Once a photographer from DNA was leaving in the wee hours, and the elevator stopped on the 10th floor. When the door opened, a lift man entered (there wouldn’t be any at that hour generally) and stared at the photographer, who got terrified and got off at the 9th floor. He waited for the HT photographer to finish his work and left with him.
Ghost stories floated around of somebody who had died on the 12th floor during the construction of the tower, and apparently, it was his spirit, but who knows…” — Nikita D
Found my (dead) grandfather in the attic:
“I was seven years old, it was Durga Puja and my family decided to go pandal hopping after midnight. At 11.30pm, my mum asked me to go downstairs and wait with my dad. When everybody had gathered downstairs, I was missing. They started looking for me and even the neighbours gathered around.
My mom thought I must be in the washroom upstairs, and went upstairs to look for me.
Instead, she heard my laughter from the attic adjacent to the terrace. She went upstairs and heard me saying, “Give me the ball. Otherwise how will we play?” Right then, she saw a ball bounce towards me. She picked me up and rushed downstairs, and asked my dad to lock the attic.
I have no memory of how I got to the attic, or playing with anyone. Many years later, she confessed that she saw me play with the spirit of my grandfather there.” — Rick Banerjee
Met Mandakini on our way to Nandi Hills:
“In 2018, my sister and I decided to drive to Nandi Hills from Bengaluru, one weekend. We left at 3.30AM. It was an hour’s drive and Google Maps deviated from the highway, and took us through a string of small villages — desolate roads, quiet homes set apart from each other.
Out of the blue we saw a woman in white with wet hair, on the road (Mandakini in Ram Teri Ganga Maili vibes). She was wearing a lot of gold – bangles, necklace, and something around her waist. I mean, she wasn’t carrying any water or goods, she was just there, at this absurd hour, all by herself.
We didn’t stop and zoomed past her. It was failed adventure, Nandi Hills was closed that day because there was some cycle race. We had to head back.
We carried two bottles of water, in the backseat and when we reached for them, we found them both empty — neither of us had drank any so far and there was no sign of any leakage.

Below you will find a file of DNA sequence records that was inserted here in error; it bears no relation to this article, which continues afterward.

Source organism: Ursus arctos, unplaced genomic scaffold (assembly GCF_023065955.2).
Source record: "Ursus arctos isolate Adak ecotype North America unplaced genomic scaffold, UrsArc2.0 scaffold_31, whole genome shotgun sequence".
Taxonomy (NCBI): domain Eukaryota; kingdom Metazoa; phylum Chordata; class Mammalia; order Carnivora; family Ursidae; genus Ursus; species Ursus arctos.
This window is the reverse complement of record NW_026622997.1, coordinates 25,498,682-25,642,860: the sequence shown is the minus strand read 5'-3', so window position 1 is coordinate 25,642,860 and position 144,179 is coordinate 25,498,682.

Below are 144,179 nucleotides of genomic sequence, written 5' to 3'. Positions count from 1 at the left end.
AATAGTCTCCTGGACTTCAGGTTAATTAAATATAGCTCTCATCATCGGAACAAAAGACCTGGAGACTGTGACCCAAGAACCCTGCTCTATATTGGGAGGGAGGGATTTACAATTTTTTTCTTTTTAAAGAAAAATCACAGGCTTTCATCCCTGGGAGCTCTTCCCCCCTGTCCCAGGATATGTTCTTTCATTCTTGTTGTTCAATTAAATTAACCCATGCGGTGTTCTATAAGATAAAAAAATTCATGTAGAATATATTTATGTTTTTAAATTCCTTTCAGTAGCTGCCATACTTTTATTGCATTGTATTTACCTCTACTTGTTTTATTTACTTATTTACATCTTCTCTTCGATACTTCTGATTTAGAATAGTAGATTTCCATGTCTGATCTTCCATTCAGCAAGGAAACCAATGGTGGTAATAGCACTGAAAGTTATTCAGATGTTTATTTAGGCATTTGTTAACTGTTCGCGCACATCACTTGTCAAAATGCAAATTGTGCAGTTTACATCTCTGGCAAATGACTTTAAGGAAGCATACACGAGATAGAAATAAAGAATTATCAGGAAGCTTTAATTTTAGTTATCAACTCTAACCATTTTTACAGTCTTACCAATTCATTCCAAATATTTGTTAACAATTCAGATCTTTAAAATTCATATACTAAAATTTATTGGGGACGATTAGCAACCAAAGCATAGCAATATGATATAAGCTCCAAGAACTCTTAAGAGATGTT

We freaked out. Later, we did a major puja to ward off the spirits.
You can’t ignore such things. Luckily, the people at Nandi Hills suggested an alternate route via the highway and we escaped without another scary detour.” — Rahul Kshetry
At the speed of flashlight:
“I was about 16 and had been out for a friend’s birthday and came home with two of my friends for a sleepover.
We were sitting in my balcony at about 2:30am, and a third friend was in the living room (adjoining the balcony) speaking on the phone.
A few minutes later, we saw a weird flashing light, and seeing as we were 16-year-old girls brought up on a diet of horror movies, and it was nearly 3am, we rushed to get back inside. Our friend followed us wordlessly.
We ran into my bedroom, locked the door, and the floodgates opened. She began, breathlessly to tell us how she had looked up from her phone call and found herself staring into someone (or something’s eyes).
She freaked out and told the person she was talking to, “OMG, something is looking at me.” Staying on the phone, she stood up to call us and saw us walk towards her.
It’s been 14 years, and she swears by what she saw — as for us, we tried to reason that the flashing light could have been a reflection of headlights (but I live on the eighth floor), random torchlights and that we imagined it, but she’s convinced she saw something.
For many months after, I was convinced I could hear footsteps and raps on my window at night and my cousin who considers himself extra sensitive (I call him extra fattu ) refused to come over and stay at my house, convinced he could ‘feel something’.